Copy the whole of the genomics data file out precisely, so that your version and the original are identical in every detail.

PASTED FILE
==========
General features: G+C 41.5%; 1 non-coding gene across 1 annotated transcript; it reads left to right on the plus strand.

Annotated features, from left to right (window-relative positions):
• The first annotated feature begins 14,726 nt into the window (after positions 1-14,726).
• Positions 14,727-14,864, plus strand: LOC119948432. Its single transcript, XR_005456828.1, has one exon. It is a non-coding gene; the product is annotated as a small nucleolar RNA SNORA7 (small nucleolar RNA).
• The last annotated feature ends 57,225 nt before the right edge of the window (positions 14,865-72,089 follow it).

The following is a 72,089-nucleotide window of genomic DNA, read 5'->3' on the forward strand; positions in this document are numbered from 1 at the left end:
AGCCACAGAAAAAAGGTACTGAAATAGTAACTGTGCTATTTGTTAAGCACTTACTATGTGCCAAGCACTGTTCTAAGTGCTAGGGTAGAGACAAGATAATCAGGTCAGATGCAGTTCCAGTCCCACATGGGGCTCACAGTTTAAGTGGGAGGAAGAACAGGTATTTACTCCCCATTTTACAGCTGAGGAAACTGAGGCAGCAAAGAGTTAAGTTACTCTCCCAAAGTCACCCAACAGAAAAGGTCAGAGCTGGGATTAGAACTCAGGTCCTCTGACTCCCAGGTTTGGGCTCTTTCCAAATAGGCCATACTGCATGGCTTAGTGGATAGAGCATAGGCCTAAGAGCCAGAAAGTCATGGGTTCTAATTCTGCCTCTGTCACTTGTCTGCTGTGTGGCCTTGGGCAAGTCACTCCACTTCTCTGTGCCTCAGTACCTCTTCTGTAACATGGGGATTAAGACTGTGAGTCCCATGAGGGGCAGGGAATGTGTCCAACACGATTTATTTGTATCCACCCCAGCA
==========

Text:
General features: G+C 41.5%; 1 non-coding gene across 1 annotated transcript; it reads left to right on the plus strand.

Annotated features, from left to right (window-relative positions):
• The first annotated feature begins 14,726 nt into the window (after positions 1-14,726).
• Positions 14,727-14,864, plus strand: LOC119948432. Its single transcript, XR_005456828.1, has one exon. It is a non-coding gene; the product is annotated as a small nucleolar RNA SNORA7 (small nucleolar RNA).
• The last annotated feature ends 57,225 nt before the right edge of the window (positions 14,865-72,089 follow it).

The following is a 72,089-nucleotide window of genomic DNA, read 5'->3' on the forward strand; positions in this document are numbered from 1 at the left end:
AGCCACAGAAAAAAGGTACTGAAATAGTAACTGTGCTATTTGTTAAGCACTTACTATGTGCCAAGCACTGTTCTAAGTGCTAGGGTAGAGACAAGATAATCAGGTCAGATGCAGTTCCAGTCCCACATGGGGCTCACAGTTTAAGTGGGAGGAAGAACAGGTATTTACTCCCCATTTTACAGCTGAGGAAACTGAGGCAGCAAAGAGTTAAGTTACTCTCCCAAAGTCACCCAACAGAAAAGGTCAGAGCTGGGATTAGAACTCAGGTCCTCTGACTCCCAGGTTTGGGCTCTTTCCAAATAGGCCATACTGCATGGCTTAGTGGATAGAGCATAGGCCTAAGAGCCAGAAAGTCATGGGTTCTAATTCTGCCTCTGTCACTTGTCTGCTGTGTGGCCTTGGGCAAGTCACTCCACTTCTCTGTGCCTCAGTACCTCTTCTGTAACATGGGGATTAAGACTGTGAGTCCCATGAGGGGCAGGGAATGTGTCCAACACGATTTATTTGTATCCACCCCAGCA